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Margaret Bourke-White Photographs Of The Busch Family

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Today is the birthday of Margaret Bourke-White (June 14, 1904-August 27, 1971). She “was an American photographer and documentary photographer. She is best known as the first foreign photographer permitted to take pictures of Soviet industry, the firsthand American female war photojournalist, and the first female photographer for Henry Luce’s Life magazine, where her photograph appeared on the first cover. She died of Parkinson’s disease about eighteen years after she developed her first symptoms.”

The International Photography Hall of Fame also has a good overview of her life, and so does the Encyclopedia Britannica. She was an amazing photographer, and many of her photos are iconic views of the 20th century. She was frequently featured in Life magazine, such as a series of photographs she took for the May 1955 issue, to accompany an article on “what the magazine called “the liveliest, lustiest family dynasty” in America: the Busch clan.” Here’s a portion of the text from that article:

In 1865 [LIFE wrote] a German immigrant named Adolphus Busch took over a small, failing brewery in St. Louis. In the decades since, the brewery has become the largest in the world, last year selling over 719 million foamy quarts of beer. In that same period period the Missouri family Busch has become just about the liveliest, lustiest family dynasty in the country.

Today the chief executive of Anheuser-Busch Inc., and in consequence the head of the sprawling family, is Adolphus’ grandson, a gregarious, impulsive, hoarse-voiced, 56-year-old extrovert name August Anheuser Busch jr., who is hardly ever called anything but Gussie. Gussie and the other present members of the family have lost little of the fierce, competitive genius with which their predecessors kept he world of hops hopping. And unlike the later generations of some robust business families, they have not noticeably slid into the sedentary or intellectual pleasures of wealth. They continue to love the outdoors, fine horses, huge houses full of hunting trophies, big families, roaring parties and beery choruses of “Im Wald and auf der Heide.”

The baronial splendor amid which Gussie lives with his handsome wife and their children prompts St. Louisans to say the Busches really live like German merchant princes of an earlier age. But their way of life adds a memorably exuberant and expansive segment to the American scene.

Here are a few of the photographs that Margaret Bourke-White took of the Busch family, along with the original captions from the 1955 Life article, if there was one. Some of the photographs taken by Bourke-White were not included in the article. If you want to see the rest of her photos from that session, by all means check out House of Suds: Portrait of the Busch Beer Dynasty at Play on Time’s archives.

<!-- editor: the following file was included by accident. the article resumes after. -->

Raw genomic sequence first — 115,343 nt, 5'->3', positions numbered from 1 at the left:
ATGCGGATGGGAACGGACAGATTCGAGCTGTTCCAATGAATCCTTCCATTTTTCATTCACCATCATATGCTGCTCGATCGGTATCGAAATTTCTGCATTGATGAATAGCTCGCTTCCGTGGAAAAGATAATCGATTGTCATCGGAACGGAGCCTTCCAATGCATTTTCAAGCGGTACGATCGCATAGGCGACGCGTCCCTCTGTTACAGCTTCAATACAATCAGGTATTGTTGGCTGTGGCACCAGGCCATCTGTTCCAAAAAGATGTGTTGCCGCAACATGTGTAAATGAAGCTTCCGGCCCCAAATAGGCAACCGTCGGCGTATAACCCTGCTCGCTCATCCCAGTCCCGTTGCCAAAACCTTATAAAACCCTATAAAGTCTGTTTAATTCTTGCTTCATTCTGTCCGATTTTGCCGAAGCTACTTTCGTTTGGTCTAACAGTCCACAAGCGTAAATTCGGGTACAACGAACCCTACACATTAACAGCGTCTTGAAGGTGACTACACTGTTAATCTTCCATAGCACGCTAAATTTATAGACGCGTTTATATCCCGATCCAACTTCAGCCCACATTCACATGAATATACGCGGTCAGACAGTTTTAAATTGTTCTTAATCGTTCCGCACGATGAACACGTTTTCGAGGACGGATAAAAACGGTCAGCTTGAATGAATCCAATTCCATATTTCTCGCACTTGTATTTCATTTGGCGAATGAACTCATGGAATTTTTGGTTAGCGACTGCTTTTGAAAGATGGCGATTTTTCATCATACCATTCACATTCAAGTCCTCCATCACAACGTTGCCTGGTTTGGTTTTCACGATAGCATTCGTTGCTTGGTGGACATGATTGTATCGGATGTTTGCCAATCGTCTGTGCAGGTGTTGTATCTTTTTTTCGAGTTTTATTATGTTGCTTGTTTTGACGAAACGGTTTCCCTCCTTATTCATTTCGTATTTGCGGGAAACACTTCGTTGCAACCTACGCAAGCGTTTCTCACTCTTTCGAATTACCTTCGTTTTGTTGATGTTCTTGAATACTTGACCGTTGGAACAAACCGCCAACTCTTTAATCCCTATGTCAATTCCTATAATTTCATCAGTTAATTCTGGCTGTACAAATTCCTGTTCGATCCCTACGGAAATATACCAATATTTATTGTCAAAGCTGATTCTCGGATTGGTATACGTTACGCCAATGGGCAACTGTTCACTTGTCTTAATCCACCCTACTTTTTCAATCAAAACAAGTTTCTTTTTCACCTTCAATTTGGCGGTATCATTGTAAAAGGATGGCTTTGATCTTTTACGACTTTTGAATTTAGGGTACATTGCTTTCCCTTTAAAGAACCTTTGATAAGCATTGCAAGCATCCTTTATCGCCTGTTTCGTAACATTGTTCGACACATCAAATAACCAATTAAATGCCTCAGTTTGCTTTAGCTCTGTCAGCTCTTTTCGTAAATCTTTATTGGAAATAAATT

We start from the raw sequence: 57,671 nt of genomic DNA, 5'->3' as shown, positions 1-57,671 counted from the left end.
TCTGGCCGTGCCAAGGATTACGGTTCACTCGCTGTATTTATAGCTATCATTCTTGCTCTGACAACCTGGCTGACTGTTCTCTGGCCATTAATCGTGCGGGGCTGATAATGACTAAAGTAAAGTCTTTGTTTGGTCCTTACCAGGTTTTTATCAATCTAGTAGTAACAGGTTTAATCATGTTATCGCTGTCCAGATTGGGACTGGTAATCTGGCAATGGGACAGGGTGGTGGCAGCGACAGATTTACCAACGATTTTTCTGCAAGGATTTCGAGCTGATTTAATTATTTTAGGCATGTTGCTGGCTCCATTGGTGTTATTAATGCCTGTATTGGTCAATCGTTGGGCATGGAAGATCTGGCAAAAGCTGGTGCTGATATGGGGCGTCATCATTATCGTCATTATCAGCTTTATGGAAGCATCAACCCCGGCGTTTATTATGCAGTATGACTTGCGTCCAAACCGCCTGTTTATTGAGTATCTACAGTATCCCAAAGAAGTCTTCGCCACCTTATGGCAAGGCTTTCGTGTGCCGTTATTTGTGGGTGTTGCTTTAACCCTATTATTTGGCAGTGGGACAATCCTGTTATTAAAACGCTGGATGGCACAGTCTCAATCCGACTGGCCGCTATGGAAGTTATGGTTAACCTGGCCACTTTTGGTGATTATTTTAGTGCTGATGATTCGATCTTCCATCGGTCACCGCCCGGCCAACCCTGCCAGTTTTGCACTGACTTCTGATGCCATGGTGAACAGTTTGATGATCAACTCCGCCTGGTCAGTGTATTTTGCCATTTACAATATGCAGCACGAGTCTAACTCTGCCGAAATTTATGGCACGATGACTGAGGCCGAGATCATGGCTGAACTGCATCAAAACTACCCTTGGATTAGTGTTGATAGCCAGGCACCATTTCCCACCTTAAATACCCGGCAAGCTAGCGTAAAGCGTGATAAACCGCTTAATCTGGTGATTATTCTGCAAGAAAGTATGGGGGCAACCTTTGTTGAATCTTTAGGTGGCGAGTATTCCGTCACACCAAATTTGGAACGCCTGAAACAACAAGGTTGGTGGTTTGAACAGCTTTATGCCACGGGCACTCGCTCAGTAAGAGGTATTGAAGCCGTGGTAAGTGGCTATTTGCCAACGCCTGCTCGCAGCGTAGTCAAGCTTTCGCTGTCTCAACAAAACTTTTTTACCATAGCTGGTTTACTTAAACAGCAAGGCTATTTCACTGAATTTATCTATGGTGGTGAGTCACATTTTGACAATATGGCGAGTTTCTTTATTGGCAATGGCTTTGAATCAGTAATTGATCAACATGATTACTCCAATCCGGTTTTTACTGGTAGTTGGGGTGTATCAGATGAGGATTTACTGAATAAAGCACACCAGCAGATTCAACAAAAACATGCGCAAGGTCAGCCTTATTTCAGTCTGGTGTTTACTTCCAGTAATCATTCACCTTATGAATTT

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Anheuser Busch heir August (Gussie) Busch Jr. and wife Trudy in the trophy-filled gun room of their mansion, Grant’s Farm, with their children Beatrice Alice and Adolphus Busch IV.

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Out for the daily ride, Trudy astride Happy Landing and Gussie on Miss Budweiser amble across the lawn of the 34-room brick mansion Gussie’s father erected in 1911.

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Singing at Schlachtfest, Gussie sits with guest, Mrs. Charles Thomas, wearing chef’s hat and apron which his male guests received.

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There’s no caption for this one, but I’d sure like to know what the hell’s going on in this one. A Schlachtfest, according to Wikipedia, “is the German term for the ritual or ceremonial slaughter of an animal, which is often followed by feast. Today, it usually refers to the practice in many parts of Germany, such as the Palatinate, for a celebration or festival involving the ceremonial slaughter of a pig reared or bought by a private household or an inn for that purpose.”

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Paul Victor von Gontard, general manager of San Fernando Valley brewery, sniffing hops.

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Toast to their master and mistress is drunk in champagne at annual gathering of 20 Grant’s Farm workers, who just received envelopes containing their annual bonus. In dark jacket at left is zookeeper Frank Parko and alongside him are stablemen, grounds keepers. Butler and cook are at right.

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Patent No. WO1999007820A3: Lipid Removal

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Today in 1999, US Patent WO 1999007820 A3 was issued, an invention of Charles Bamforth, Robert Muller, and Kamini Dickie, for their “Lipid Removal.” Here’s the Abstract:

A method for removing lipids material from beer or other beverages. The beer is contacted with immobilised lipid binding protein which binds any lipid present in the beer or other beverage. After the lipid removal stage is complete there are no lipid binding additives remaining in the beverage.